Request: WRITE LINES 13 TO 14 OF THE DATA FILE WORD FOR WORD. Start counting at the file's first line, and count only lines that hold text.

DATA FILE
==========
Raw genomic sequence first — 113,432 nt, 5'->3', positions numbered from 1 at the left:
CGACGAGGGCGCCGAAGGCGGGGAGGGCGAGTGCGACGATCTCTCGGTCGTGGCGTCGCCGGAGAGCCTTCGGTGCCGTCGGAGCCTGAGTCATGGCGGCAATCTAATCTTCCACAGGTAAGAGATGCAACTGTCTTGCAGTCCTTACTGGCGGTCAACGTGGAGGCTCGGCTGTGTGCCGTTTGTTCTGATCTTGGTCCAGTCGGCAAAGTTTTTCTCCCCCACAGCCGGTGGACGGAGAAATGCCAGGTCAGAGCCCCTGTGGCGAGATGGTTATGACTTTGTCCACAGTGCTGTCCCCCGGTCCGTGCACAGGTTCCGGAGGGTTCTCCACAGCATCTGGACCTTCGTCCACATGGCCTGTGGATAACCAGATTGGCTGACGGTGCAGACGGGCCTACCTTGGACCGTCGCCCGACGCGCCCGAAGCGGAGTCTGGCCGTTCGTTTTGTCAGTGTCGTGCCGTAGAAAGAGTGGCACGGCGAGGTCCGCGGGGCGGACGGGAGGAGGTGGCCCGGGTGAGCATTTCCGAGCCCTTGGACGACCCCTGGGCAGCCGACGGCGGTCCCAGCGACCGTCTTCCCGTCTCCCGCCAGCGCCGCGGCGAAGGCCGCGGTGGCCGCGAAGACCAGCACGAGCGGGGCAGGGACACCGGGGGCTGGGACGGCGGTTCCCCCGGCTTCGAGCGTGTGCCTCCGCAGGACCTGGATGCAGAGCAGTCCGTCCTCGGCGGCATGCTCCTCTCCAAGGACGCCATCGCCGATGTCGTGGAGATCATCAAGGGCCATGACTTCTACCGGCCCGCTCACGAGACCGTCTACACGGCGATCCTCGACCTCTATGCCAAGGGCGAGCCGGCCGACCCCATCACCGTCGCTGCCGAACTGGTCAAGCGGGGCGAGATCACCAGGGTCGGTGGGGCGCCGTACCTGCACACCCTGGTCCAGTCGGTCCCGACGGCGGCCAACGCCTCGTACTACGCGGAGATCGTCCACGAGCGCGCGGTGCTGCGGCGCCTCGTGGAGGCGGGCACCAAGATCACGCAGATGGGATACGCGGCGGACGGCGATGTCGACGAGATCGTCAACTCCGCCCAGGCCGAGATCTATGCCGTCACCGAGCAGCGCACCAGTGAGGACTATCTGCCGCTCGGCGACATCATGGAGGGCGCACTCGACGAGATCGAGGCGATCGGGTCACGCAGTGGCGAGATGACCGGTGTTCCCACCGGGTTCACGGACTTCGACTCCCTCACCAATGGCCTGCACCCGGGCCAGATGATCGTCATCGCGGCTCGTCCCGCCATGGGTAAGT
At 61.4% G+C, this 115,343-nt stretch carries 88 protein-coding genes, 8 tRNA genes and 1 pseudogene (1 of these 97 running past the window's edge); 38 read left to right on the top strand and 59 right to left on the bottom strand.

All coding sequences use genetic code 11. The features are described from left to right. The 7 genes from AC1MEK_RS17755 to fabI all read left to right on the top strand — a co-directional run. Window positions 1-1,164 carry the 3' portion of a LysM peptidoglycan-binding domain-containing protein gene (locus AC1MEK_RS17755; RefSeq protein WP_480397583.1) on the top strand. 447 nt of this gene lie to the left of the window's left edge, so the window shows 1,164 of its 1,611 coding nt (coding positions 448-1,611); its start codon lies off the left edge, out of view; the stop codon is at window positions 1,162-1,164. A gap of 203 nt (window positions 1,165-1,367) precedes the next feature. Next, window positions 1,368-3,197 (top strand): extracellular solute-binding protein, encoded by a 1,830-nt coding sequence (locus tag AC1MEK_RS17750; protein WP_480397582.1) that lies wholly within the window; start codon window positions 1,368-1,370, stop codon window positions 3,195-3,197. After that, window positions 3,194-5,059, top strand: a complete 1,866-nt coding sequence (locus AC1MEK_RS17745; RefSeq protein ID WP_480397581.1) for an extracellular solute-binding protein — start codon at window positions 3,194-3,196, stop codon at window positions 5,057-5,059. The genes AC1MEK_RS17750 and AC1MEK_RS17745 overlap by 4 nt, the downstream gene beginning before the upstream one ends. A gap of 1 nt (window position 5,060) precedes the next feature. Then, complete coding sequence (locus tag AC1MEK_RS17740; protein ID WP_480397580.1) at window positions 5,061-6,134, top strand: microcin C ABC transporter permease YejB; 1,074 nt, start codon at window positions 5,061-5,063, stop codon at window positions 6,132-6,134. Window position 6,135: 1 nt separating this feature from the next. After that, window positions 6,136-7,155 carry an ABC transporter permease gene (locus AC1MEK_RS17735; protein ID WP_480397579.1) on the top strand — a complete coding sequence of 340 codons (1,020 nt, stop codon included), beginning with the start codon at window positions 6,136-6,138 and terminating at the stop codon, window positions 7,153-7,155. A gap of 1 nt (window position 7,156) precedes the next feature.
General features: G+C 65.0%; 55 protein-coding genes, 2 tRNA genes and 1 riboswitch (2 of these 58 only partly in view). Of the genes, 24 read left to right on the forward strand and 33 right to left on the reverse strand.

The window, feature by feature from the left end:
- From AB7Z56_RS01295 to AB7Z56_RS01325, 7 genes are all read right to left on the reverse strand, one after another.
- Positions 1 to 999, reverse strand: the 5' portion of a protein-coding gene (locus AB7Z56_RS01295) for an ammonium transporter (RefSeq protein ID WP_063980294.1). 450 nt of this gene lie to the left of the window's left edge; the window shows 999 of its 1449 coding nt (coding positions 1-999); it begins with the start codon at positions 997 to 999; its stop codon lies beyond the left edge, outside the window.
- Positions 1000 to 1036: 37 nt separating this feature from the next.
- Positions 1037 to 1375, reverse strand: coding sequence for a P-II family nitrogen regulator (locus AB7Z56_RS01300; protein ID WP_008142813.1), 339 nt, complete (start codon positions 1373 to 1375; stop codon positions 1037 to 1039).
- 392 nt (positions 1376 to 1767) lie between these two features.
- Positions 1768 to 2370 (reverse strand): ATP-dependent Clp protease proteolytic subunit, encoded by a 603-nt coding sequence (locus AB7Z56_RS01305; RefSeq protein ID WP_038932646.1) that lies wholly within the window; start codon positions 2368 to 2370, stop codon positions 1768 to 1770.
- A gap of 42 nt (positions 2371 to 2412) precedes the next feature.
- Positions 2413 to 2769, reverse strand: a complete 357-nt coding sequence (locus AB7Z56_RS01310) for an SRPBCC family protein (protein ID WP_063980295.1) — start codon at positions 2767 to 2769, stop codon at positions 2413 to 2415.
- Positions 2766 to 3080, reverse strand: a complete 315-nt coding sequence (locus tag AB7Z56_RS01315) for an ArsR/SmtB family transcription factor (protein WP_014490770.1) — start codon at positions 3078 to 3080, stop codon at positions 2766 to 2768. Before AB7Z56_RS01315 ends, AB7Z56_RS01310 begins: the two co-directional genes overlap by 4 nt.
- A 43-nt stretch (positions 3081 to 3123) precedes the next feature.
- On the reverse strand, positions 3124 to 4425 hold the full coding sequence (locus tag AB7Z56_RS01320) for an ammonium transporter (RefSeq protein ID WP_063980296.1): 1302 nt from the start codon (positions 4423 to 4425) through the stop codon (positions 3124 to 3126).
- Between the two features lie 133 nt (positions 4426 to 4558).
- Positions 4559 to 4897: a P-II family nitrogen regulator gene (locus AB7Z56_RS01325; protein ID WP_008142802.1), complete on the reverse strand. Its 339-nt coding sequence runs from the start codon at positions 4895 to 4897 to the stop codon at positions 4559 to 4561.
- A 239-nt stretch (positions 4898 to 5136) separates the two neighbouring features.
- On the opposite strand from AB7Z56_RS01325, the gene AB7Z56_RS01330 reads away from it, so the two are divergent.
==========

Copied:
- A gap of 42 nt (positions 2371 to 2412) precedes the next feature.
- Positions 2413 to 2769, reverse strand: a complete 357-nt coding sequence (locus AB7Z56_RS01310) for an SRPBCC family protein (protein ID WP_063980295.1) — start codon at positions 2767 to 2769, stop codon at positions 2413 to 2415.